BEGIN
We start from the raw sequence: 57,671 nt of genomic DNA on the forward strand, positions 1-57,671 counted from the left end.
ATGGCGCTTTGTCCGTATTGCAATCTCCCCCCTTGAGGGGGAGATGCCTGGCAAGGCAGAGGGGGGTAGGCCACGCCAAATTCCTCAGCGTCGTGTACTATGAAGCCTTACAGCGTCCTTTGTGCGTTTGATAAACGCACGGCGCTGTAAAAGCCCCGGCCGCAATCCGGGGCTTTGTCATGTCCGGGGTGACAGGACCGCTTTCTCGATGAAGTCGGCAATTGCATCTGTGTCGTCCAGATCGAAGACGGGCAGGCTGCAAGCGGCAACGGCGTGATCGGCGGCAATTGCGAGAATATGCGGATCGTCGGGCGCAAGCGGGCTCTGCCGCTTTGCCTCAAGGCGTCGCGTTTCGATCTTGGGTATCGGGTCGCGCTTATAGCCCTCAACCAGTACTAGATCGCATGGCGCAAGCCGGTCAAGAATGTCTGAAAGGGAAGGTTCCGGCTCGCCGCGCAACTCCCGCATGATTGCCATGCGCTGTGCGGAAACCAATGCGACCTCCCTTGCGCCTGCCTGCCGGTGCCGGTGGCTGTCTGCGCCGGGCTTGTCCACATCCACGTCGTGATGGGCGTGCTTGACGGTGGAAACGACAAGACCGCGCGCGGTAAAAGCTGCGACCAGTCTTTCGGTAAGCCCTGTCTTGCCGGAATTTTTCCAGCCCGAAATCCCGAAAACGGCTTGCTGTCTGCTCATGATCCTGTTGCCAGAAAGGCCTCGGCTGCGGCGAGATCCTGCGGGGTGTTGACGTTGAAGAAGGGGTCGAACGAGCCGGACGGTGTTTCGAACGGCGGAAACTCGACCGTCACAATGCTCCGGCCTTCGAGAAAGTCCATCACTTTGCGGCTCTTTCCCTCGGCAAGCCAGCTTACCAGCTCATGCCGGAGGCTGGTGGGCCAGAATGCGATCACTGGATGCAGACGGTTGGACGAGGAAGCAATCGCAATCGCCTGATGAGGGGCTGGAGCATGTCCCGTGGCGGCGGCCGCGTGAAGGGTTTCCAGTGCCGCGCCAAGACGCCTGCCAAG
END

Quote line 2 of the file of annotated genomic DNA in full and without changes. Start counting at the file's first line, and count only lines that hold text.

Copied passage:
ATGGCGCTTTGTCCGTATTGCAATCTCCCCCCTTGAGGGGGAGATGCCTGGCAAGGCAGAGGGGGGTAGGCCACGCCAAATTCCTCAGCGTCGTGTACTATGAAGCCTTACAGCGTCCTTTGTGCGTTTGATAAACGCACGGCGCTGTAAAAGCCCCGGCCGCAATCCGGGGCTTTGTCATGTCCGGGGTGACAGGACCGCTTTCTCGATGAAGTCGGCAATTGCATCTGTGTCGTCCAGATCGAAGACGGGCAGGCTGCAAGCGGCAACGGCGTGATCGGCGGCAATTGCGAGAATATGCGGATCGTCGGGCGCAAGCGGGCTCTGCCGCTTTGCCTCAAGGCGTCGCGTTTCGATCTTGGGTATCGGGTCGCGCTTATAGCCCTCAACCAGTACTAGATCGCATGGCGCAAGCCGGTCAAGAATGTCTGAAAGGGAAGGTTCCGGCTCGCCGCGCAACTCCCGCATGATTGCCATGCGCTGTGCGGAAACCAATGCGACCTCCCTTGCGCCTGCCTGCCGGTGCCGGTGGCTGTCTGCGCCGGGCTTGTCCACATCCACGTCGTGATGGGCGTGCTTGACGGTGGAAACGACAAGACCGCGCGCGGTAAAAGCTGCGACCAGTCTTTCGGTAAGCCCTGTCTTGCCGGAATTTTTCCAGCCCGAAATCCCGAAAACGGCTTGCTGTCTGCTCATGATCCTGTTGCCAGAAAGGCCTCGGCTGCGGCGAGATCCTGCGGGGTGTTGACGTTGAAGAAGGGGTCGAACGAGCCGGACGGTGTTTCGAACGGCGGAAACTCGACCGTCACAATGCTCCGGCCTTCGAGAAAGTCCATCACTTTGCGGCTCTTTCCCTCGGCAAGCCAGCTTACCAGCTCATGCCGGAGGCTGGTGGGCCAGAATGCGATCACTGGATGCAGACGGTTGGACGAGGAAGCAATCGCAATCGCCTGATGAGGGGCTGGAGCATGTCCCGTGGCGGCGGCCGCGTGAAGGGTTTCCAGTGCCGCGCCAAGACGCCTGCCAAG